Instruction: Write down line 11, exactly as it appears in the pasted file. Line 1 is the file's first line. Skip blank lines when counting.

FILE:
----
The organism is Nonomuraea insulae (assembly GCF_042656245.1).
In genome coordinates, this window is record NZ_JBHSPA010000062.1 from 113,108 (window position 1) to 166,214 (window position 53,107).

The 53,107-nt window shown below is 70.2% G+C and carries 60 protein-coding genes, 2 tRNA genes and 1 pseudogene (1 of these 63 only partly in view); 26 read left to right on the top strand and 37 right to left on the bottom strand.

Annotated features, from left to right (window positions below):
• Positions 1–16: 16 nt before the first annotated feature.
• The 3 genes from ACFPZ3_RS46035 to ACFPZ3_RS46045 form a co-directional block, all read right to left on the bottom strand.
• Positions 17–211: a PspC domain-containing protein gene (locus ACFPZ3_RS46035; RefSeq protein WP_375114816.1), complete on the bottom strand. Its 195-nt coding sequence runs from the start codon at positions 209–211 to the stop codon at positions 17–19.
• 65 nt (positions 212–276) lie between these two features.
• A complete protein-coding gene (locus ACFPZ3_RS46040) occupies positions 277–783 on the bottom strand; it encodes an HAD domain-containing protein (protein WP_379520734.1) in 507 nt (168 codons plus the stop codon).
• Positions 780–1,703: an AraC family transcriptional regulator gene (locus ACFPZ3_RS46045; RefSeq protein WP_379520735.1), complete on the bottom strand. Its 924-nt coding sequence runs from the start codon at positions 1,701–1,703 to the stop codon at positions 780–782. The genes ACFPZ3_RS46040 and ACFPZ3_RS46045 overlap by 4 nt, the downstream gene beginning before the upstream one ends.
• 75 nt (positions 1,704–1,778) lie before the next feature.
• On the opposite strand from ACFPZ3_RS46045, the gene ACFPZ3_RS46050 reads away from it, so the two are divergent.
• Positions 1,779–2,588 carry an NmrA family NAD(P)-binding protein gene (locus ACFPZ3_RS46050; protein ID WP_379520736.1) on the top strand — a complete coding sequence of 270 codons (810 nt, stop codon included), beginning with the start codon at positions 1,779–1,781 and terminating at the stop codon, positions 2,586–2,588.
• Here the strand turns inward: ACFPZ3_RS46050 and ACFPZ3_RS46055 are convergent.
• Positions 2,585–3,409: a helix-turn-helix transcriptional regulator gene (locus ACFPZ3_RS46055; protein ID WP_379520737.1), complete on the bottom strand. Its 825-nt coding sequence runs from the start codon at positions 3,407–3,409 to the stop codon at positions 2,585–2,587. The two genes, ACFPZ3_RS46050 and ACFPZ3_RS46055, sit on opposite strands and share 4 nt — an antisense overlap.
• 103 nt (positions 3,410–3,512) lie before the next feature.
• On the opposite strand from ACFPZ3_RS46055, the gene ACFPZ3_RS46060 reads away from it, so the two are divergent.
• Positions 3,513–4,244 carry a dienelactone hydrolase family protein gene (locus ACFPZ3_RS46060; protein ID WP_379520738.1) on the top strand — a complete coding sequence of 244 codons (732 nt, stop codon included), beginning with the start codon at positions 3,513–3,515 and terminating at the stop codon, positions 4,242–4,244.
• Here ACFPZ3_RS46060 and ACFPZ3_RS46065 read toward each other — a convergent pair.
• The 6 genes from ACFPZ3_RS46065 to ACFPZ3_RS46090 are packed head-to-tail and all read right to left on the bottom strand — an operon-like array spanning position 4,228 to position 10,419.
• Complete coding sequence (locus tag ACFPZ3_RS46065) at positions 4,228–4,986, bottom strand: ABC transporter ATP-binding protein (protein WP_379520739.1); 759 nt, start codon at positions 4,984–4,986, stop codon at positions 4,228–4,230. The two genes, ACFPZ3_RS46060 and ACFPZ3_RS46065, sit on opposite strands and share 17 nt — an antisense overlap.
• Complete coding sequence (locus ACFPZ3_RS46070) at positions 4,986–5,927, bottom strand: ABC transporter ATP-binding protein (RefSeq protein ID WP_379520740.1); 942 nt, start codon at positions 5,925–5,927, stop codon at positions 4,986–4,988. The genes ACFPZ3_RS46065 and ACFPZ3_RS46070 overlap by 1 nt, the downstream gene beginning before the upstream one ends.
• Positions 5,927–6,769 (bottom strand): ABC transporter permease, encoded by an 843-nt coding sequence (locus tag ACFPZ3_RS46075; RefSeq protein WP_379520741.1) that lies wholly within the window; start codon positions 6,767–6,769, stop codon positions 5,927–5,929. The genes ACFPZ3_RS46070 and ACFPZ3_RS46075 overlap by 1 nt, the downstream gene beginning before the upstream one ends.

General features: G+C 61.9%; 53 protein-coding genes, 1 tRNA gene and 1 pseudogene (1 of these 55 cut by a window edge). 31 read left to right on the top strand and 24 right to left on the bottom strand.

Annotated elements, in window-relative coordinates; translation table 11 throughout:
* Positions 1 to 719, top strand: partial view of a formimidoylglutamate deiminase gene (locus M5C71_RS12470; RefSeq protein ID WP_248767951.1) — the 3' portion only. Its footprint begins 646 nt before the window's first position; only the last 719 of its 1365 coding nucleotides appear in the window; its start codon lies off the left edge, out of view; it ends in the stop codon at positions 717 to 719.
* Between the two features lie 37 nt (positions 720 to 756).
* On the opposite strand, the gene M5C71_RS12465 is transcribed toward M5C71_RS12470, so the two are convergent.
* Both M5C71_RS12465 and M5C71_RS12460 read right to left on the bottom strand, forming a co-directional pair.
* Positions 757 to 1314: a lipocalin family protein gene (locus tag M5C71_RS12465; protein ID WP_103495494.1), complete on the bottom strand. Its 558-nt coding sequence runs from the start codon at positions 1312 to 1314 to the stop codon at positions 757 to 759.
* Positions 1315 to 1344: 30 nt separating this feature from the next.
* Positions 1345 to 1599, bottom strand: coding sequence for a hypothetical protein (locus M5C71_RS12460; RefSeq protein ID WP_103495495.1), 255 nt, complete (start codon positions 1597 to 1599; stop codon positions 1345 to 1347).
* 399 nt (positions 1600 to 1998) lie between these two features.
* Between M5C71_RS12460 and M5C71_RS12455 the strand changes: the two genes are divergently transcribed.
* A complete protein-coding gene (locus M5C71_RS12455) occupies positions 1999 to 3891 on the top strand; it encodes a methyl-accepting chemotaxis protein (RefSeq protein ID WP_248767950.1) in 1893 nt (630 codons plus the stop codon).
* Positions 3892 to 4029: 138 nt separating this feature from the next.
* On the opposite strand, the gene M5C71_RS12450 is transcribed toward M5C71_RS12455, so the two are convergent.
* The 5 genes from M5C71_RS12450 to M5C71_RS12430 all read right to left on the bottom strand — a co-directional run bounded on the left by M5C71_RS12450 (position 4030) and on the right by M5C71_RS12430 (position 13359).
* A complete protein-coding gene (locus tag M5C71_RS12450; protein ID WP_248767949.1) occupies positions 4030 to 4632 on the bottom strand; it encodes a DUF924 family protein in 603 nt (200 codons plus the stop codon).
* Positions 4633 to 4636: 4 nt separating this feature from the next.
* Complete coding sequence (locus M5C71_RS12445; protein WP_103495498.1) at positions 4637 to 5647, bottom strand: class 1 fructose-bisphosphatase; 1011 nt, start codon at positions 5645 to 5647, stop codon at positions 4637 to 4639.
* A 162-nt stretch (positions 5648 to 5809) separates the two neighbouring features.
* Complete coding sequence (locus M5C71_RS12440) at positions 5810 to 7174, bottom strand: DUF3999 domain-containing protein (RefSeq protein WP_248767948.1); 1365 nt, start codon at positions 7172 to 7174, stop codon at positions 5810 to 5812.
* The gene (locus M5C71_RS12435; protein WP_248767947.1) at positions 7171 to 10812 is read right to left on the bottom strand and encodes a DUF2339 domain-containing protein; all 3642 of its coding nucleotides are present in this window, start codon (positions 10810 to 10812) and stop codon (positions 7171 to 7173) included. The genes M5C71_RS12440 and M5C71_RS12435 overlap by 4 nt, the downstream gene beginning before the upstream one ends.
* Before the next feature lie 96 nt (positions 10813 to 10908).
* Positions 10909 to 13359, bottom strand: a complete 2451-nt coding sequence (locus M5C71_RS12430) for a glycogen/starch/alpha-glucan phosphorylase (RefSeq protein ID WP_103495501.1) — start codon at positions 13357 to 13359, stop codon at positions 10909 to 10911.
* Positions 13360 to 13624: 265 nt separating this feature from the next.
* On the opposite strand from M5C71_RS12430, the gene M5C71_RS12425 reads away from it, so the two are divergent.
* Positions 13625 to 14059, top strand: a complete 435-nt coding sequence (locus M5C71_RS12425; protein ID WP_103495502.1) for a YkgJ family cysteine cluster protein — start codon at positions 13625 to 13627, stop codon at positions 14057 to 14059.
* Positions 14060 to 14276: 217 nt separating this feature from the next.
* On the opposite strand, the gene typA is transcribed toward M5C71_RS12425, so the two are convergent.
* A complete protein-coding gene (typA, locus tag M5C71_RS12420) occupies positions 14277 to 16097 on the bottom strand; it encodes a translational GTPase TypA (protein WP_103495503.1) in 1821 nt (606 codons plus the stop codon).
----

• 75 nt (positions 1,704–1,778) lie before the next feature.